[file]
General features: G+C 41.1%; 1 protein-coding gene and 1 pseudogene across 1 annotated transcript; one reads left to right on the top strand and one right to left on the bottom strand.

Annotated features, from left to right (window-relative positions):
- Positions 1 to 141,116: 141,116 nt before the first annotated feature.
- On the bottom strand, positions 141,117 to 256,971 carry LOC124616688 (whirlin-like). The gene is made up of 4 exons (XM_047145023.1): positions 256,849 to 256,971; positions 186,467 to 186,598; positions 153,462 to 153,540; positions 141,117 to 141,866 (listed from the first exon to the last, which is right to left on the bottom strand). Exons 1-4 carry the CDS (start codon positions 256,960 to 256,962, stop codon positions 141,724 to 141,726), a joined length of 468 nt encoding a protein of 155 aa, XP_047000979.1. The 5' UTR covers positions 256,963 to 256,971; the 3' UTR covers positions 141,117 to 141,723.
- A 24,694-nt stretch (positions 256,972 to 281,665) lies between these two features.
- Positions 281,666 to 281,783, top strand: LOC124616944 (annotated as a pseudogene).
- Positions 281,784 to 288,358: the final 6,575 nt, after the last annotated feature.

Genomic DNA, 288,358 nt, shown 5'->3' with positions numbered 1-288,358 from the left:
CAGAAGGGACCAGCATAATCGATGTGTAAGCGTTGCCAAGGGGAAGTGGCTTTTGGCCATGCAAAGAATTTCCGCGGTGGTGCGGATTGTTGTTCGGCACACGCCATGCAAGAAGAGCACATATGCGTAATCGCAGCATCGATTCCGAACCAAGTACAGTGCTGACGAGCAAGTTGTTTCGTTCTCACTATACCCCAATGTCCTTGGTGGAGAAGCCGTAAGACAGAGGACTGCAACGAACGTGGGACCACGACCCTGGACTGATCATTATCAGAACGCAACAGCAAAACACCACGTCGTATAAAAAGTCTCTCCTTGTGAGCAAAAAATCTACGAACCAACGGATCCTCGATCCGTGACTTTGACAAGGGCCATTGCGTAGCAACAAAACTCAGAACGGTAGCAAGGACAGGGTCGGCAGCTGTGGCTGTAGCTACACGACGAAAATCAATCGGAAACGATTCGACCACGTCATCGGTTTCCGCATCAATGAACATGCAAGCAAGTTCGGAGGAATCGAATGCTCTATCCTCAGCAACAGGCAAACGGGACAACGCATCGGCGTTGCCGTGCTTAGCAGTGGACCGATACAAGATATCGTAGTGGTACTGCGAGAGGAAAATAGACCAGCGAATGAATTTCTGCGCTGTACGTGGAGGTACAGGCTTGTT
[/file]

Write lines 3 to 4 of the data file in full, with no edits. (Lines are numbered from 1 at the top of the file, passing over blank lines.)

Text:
- Positions 1 to 141,116: 141,116 nt before the first annotated feature.
- On the bottom strand, positions 141,117 to 256,971 carry LOC124616688 (whirlin-like). The gene is made up of 4 exons (XM_047145023.1): positions 256,849 to 256,971; positions 186,467 to 186,598; positions 153,462 to 153,540; positions 141,117 to 141,866 (listed from the first exon to the last, which is right to left on the bottom strand). Exons 1-4 carry the CDS (start codon positions 256,960 to 256,962, stop codon positions 141,724 to 141,726), a joined length of 468 nt encoding a protein of 155 aa, XP_047000979.1. The 5' UTR covers positions 256,963 to 256,971; the 3' UTR covers positions 141,117 to 141,723.